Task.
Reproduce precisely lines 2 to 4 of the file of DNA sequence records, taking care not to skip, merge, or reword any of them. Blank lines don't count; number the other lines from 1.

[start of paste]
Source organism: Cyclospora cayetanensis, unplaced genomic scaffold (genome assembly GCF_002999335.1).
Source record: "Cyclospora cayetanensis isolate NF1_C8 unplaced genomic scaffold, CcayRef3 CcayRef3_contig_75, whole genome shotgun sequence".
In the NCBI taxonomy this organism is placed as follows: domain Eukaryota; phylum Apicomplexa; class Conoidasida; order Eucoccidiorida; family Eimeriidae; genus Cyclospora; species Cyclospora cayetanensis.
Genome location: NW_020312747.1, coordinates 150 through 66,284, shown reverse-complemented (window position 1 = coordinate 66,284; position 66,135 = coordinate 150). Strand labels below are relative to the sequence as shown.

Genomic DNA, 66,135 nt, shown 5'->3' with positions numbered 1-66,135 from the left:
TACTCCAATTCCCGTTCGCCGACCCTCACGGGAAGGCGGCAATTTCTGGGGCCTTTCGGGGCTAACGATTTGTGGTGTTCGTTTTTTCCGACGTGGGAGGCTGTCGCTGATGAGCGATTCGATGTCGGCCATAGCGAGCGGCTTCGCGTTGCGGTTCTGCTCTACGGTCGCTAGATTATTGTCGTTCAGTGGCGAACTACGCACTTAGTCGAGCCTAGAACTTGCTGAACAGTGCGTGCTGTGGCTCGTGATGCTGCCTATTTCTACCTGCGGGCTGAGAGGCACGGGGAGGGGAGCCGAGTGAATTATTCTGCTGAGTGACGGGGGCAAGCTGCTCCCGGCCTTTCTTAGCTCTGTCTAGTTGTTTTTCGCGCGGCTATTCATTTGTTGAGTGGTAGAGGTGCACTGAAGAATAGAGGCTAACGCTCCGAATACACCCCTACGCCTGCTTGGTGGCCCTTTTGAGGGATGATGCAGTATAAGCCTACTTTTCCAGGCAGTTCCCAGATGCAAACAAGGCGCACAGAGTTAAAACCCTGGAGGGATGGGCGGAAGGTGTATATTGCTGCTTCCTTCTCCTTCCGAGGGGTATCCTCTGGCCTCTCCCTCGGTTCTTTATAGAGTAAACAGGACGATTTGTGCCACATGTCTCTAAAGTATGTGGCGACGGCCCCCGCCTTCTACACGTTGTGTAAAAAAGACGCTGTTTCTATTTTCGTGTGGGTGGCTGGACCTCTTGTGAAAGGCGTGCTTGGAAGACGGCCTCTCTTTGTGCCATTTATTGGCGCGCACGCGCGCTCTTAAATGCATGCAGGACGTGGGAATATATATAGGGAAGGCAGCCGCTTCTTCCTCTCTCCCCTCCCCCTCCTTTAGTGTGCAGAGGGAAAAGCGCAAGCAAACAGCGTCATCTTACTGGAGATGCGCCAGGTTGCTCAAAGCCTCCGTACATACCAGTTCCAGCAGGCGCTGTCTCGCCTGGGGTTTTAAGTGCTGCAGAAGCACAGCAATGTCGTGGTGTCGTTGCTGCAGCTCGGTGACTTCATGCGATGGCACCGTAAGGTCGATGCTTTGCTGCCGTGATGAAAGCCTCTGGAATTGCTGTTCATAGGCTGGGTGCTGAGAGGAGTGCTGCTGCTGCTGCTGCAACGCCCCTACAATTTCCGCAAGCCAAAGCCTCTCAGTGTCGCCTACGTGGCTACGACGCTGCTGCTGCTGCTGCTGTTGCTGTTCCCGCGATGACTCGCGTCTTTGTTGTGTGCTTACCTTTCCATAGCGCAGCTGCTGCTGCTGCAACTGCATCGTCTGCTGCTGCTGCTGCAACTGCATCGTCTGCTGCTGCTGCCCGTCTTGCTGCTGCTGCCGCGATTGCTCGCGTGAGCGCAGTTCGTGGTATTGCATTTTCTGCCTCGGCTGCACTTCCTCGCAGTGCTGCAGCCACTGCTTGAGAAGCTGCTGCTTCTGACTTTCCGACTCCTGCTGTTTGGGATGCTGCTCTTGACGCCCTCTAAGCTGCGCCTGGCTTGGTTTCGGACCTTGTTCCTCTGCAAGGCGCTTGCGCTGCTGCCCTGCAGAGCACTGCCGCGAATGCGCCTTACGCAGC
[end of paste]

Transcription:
Source record: "Cyclospora cayetanensis isolate NF1_C8 unplaced genomic scaffold, CcayRef3 CcayRef3_contig_75, whole genome shotgun sequence".
In the NCBI taxonomy this organism is placed as follows: domain Eukaryota; phylum Apicomplexa; class Conoidasida; order Eucoccidiorida; family Eimeriidae; genus Cyclospora; species Cyclospora cayetanensis.
Genome location: NW_020312747.1, coordinates 150 through 66,284, shown reverse-complemented (window position 1 = coordinate 66,284; position 66,135 = coordinate 150). Strand labels below are relative to the sequence as shown.